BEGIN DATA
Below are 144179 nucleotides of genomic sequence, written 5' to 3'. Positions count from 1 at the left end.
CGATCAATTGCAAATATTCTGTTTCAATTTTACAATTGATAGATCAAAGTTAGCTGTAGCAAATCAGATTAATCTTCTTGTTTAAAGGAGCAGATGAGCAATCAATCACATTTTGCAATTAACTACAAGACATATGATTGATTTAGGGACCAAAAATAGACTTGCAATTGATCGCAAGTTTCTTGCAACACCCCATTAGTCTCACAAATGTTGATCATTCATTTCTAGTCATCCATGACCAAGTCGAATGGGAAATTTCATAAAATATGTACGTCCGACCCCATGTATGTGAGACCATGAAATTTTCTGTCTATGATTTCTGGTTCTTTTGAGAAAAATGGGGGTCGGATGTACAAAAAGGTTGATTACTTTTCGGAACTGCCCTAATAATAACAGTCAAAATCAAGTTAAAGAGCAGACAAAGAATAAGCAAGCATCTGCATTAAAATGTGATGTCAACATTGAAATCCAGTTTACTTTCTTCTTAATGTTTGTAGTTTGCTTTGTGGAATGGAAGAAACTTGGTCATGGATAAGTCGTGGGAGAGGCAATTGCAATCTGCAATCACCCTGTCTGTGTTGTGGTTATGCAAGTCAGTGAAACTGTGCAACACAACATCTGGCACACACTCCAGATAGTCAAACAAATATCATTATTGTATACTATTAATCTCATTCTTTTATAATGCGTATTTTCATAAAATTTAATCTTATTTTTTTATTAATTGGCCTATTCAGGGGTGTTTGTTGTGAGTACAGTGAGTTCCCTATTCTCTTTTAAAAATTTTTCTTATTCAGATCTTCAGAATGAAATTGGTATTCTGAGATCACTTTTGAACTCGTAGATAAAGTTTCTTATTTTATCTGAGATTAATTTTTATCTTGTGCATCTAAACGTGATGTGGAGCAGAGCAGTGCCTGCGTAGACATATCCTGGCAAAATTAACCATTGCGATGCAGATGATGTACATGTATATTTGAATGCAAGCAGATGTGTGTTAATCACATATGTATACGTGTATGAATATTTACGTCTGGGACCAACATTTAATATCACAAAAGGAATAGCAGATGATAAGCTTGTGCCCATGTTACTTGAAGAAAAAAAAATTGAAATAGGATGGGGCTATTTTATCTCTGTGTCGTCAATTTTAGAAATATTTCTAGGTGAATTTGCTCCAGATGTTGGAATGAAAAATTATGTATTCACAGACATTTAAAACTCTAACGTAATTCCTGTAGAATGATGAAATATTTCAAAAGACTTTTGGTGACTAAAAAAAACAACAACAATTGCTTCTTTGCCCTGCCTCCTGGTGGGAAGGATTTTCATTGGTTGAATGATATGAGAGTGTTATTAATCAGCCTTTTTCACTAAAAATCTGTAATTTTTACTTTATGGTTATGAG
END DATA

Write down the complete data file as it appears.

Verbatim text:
Below are 144179 nucleotides of genomic sequence, written 5' to 3'. Positions count from 1 at the left end.
CGATCAATTGCAAATATTCTGTTTCAATTTTACAATTGATAGATCAAAGTTAGCTGTAGCAAATCAGATTAATCTTCTTGTTTAAAGGAGCAGATGAGCAATCAATCACATTTTGCAATTAACTACAAGACATATGATTGATTTAGGGACCAAAAATAGACTTGCAATTGATCGCAAGTTTCTTGCAACACCCCATTAGTCTCACAAATGTTGATCATTCATTTCTAGTCATCCATGACCAAGTCGAATGGGAAATTTCATAAAATATGTACGTCCGACCCCATGTATGTGAGACCATGAAATTTTCTGTCTATGATTTCTGGTTCTTTTGAGAAAAATGGGGGTCGGATGTACAAAAAGGTTGATTACTTTTCGGAACTGCCCTAATAATAACAGTCAAAATCAAGTTAAAGAGCAGACAAAGAATAAGCAAGCATCTGCATTAAAATGTGATGTCAACATTGAAATCCAGTTTACTTTCTTCTTAATGTTTGTAGTTTGCTTTGTGGAATGGAAGAAACTTGGTCATGGATAAGTCGTGGGAGAGGCAATTGCAATCTGCAATCACCCTGTCTGTGTTGTGGTTATGCAAGTCAGTGAAACTGTGCAACACAACATCTGGCACACACTCCAGATAGTCAAACAAATATCATTATTGTATACTATTAATCTCATTCTTTTATAATGCGTATTTTCATAAAATTTAATCTTATTTTTTTATTAATTGGCCTATTCAGGGGTGTTTGTTGTGAGTACAGTGAGTTCCCTATTCTCTTTTAAAAATTTTTCTTATTCAGATCTTCAGAATGAAATTGGTATTCTGAGATCACTTTTGAACTCGTAGATAAAGTTTCTTATTTTATCTGAGATTAATTTTTATCTTGTGCATCTAAACGTGATGTGGAGCAGAGCAGTGCCTGCGTAGACATATCCTGGCAAAATTAACCATTGCGATGCAGATGATGTACATGTATATTTGAATGCAAGCAGATGTGTGTTAATCACATATGTATACGTGTATGAATATTTACGTCTGGGACCAACATTTAATATCACAAAAGGAATAGCAGATGATAAGCTTGTGCCCATGTTACTTGAAGAAAAAAAAATTGAAATAGGATGGGGCTATTTTATCTCTGTGTCGTCAATTTTAGAAATATTTCTAGGTGAATTTGCTCCAGATGTTGGAATGAAAAATTATGTATTCACAGACATTTAAAACTCTAACGTAATTCCTGTAGAATGATGAAATATTTCAAAAGACTTTTGGTGACTAAAAAAAACAACAACAATTGCTTCTTTGCCCTGCCTCCTGGTGGGAAGGATTTTCATTGGTTGAATGATATGAGAGTGTTATTAATCAGCCTTTTTCACTAAAAATCTGTAATTTTTACTTTATGGTTATGAG